Stuck

Have you ever been stuck?  And I don’t mean wedged down a ravine, I mean in a place of indecision.  Of inner turmoil.  We can become entangled in the simplest of troubles.  The tiniest complications can easily become our nightmare, if we let them.  I believe we can work our way out of a state of being “stuck,” at least in the sense I’m talking about.  Sometimes there are obstacles in our life that will not go away and remain completely outside of our control.  But the way in which we encounter such challenges determines whether or not we get dragged down or fight long enough to escape the quicksand.

I don’t really have any particular situation in my mind right now.  I have experienced many in my past though, and I’m sure many more shall arrive.  This is part of my life experience, as it should be.  By living practically and with a certain degree of trained positivity, I can usually circumvent the pitfalls that show up in my path.  This doesn’t mean I gloss over a serious situation, it simply means that I try to find the redeeming elements, because they are what will see me through.  I have never encountered true suffering in my life, and I hope I never will, but odds are that new challenges will continue to present themselves.  By finding the light in the darkness, the humor in the chaos if you will, I am able to open up new opportunities that might otherwise have been shrouded by the illusion of futility.

I have suffered from depression in the past and currently take antidepressants.  That (coupled with what was at one point near-crippling social anxiety in addition to my Aspergers) has presented me with a fairly unique set of challenges during adolescence, a difficult time for anyone.  Each year I grow.  Situations that rattled me when I was 15 seem inconsequential now, and even moments of extreme confusion and pain from earlier in my college career no longer hold that authority of negativity over me.  Life is hard, but I learn to find the beauty and truth in its mysteries whilst enduring the pain it sometimes holds.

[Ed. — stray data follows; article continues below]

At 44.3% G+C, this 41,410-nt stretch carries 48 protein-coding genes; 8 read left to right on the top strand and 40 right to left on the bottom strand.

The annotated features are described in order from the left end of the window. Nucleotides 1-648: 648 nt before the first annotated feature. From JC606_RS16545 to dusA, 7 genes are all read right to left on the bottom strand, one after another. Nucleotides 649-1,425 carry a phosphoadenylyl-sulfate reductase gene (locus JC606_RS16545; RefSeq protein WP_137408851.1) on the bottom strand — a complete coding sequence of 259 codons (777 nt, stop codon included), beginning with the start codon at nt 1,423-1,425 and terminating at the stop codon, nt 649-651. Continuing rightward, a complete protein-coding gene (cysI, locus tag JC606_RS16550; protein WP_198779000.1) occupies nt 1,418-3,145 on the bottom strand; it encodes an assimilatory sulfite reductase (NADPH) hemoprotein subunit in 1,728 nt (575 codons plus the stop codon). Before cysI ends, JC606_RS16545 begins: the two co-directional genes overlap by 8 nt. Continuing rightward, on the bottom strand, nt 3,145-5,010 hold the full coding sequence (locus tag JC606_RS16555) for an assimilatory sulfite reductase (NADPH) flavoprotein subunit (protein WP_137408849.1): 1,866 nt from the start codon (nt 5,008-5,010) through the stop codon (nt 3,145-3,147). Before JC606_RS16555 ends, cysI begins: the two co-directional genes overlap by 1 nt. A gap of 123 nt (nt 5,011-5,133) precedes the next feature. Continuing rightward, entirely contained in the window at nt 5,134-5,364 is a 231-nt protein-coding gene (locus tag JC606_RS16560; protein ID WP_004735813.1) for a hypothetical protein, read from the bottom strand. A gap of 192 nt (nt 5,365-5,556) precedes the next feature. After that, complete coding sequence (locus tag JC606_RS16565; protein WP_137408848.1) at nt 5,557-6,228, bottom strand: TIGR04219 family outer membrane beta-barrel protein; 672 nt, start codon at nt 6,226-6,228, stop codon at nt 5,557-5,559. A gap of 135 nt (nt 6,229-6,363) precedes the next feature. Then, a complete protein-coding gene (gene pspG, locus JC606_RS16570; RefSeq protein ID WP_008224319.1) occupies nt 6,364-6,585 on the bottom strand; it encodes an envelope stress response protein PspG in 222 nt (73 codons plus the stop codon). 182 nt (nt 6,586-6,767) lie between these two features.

Perhaps, I should try and find a more grounded example.  This summer, I experienced the most challenging experience of my life training with the SITI Company in Saratoga Springs, New York.  It was an amazing experience and an honor to work with so many talented individuals, but at times it was terrifying and overwhelming.  I broke down and wept on more than one occasion.  I felt like I was lagging behind the other actors, unable to do the work to a sufficient standard, and failing to appease my own sense of “accomplishment.”  At one point, I sent a text message to a very close friend which simply read, “I am broken.”

But looking back on this experience now, and even at the time, I knew the incredible importance of what I was doing and realized that ultimately the process suited my best interests.  If there was no hardship, there would be no growth.  And I would be a bad actor and a pretty shallow individual if I never grew.  I feel this change in myself and am told by my professors and even some of my peers that they can sense it as well.  This change manifests in my academic and social life and I realize just how fortunate I am to have had such an experience at the age of 20.  And, in fairness to me and some of my difficulties training this summer, a couple of months ago I was diagnosed with narcolepsy. 🙂

It is good to have standards and goals, but they should not dominate one’s existence to the point of becoming barriers in their own right.  My perfectionism has often been my own worst enemy, but when I simply strive for personal excellence unimpeded by external pressures, I am usually my most successful.  In summary, I find this quote comforting:

When I look back on all these worries, I remember the story of the old man who said on his deathbed that he had had a lot of trouble in his life, most of which had never happened.Winston Churchill

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~ by Ross on October 6, 2009.

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